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Impact of Hands-On Research Experience on Students’ Learning in an Introductory Management Information System Course


  • We thank Berntsen, Inc., for providing the equipment and supporting the project. We also thank Steve Henderson, City of Gulf Shores, for his help in conducting the experiment. This project was funded by the Geospatial Research and Applications Center (GRAC), Auburn University.

Corresponding author.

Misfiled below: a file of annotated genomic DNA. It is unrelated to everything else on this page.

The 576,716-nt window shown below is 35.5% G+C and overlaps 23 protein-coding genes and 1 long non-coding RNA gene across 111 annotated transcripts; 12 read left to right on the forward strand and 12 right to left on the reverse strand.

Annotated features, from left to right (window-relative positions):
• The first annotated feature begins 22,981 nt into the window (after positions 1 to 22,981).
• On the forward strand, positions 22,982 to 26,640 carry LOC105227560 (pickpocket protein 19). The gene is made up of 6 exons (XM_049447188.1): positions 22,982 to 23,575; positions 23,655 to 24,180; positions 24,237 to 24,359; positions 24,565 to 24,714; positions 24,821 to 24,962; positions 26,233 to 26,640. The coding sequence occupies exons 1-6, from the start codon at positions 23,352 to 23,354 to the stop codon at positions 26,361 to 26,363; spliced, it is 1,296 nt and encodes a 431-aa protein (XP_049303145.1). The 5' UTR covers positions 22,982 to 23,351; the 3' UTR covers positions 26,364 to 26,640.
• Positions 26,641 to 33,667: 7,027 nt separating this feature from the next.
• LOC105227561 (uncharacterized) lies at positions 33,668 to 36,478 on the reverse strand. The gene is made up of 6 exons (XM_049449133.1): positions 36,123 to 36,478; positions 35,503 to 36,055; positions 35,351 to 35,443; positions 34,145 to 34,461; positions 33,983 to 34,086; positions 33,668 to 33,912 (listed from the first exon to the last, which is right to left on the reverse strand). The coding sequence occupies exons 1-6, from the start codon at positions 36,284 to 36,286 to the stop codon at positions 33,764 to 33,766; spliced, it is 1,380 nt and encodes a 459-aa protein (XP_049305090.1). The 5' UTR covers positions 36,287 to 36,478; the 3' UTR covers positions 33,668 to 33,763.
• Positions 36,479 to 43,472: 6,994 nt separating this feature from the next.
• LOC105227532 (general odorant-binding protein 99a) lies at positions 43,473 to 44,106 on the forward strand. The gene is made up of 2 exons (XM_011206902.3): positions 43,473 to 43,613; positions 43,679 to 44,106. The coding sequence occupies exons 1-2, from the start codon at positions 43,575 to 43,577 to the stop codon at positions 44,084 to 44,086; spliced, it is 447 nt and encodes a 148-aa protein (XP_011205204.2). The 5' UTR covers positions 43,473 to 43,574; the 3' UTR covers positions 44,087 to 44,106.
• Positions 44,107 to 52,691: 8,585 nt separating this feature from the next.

Although students in Introductory Information Systems courses are taught new technology concepts, the complexity and constantly changing nature of these technologies makes it challenging to deliver the concepts effectively. Aiming to improve students’ learning experiences, this research utilized the five phases of design science methodology to develop an experiment to solve a real-world problem, and then implemented it in an undergraduate classroom. As part of their classwork, students participated as subjects testing new information technologies to solve a real-world problem. They were asked to complete a questionnaire and answer questions in a focus group to assess the effectiveness of the technologies tested and determine whether the experience had added to the learning they gained from the course. The results revealed that the students were able to use the new technologies effectively and provide useful feedback to the company sponsoring the study, contributing to the release of a new commercial product line. Students also reported that participating in this research project improved their satisfaction with the introductory MIS course. These results encourage educators to conduct hands-on experience involving real-world research projects since they provide valuable additional learning opportunities in introductory MIS courses.